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From: Reid Sweatman (reid_of_diamonds_at_[hidden])
Date: 2002-01-01 03:13:14

Thanks for the book ref. These structures come up a lot in 3D
collision-detection algorithms. I always rolled my own, but would be glad
to see them in Boost.


> -----Original Message-----
> From: Beman Dawes [mailto:bdawes_at_[hidden]]
> Sent: Monday, December 31, 2001 2:48 PM
> To: boost_at_[hidden]; boost_at_[hidden]
> Subject: Re: [boost] Re: new component, extent_set<>
> At 10:07 AM 12/31/2001, David Abrahams wrote:
> >A data structure I've needed (and used) from time to time which
> I presume
> >is
> >different from everything described so far in this thread is an
> "interval
> >tree". An interval tree is an RB-tree of intervals sorted on the start
> >position of each interval, where each node contains an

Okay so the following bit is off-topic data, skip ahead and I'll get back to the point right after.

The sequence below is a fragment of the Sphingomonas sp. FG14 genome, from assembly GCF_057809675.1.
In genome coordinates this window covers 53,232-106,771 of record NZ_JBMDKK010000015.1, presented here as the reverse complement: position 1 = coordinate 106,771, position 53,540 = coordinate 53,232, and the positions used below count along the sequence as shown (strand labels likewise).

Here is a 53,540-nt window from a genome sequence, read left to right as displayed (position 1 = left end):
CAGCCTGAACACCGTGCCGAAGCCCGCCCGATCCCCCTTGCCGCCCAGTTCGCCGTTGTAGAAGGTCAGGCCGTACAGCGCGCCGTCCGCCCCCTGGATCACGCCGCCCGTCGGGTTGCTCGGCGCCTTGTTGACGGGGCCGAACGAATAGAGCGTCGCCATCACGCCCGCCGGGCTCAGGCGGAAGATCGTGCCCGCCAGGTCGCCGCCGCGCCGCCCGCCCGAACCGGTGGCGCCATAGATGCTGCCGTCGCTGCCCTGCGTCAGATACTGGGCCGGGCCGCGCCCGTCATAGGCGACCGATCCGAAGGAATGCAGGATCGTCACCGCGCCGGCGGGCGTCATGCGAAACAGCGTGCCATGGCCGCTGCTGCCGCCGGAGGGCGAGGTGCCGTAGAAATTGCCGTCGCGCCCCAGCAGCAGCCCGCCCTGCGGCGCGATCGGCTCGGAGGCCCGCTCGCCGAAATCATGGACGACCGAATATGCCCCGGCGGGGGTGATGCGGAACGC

> additional record
> of
> >the maximum end position of all intervals in the subtree rooted at that
> >node. The intervals are allowed to overlap. It is possible to
> efficiently
> >enumerate all intervals in the tree that overlap any given interval, for
> >example.
> That sounds like a one-dimensional case of the general
> n-dimensional R-tree
> (or R*tree or R+tree refinements) used for spatial search. Although I've
> never used anything other than a B-tree, I'm pretty sure you can
> implement
> an R-/*/+tree on top of any kind of binary or multi-way underlying tree
> structure.
> By the way, an ordering other than on start position can have
> dramatically
> better performance (at least for multi-dimensional cases).
> See the book Spatial Databases by Rigaux, Scholl, and Voisard, beginning
> around page 238. ISBN 1-55860-588-6.
> --Beman
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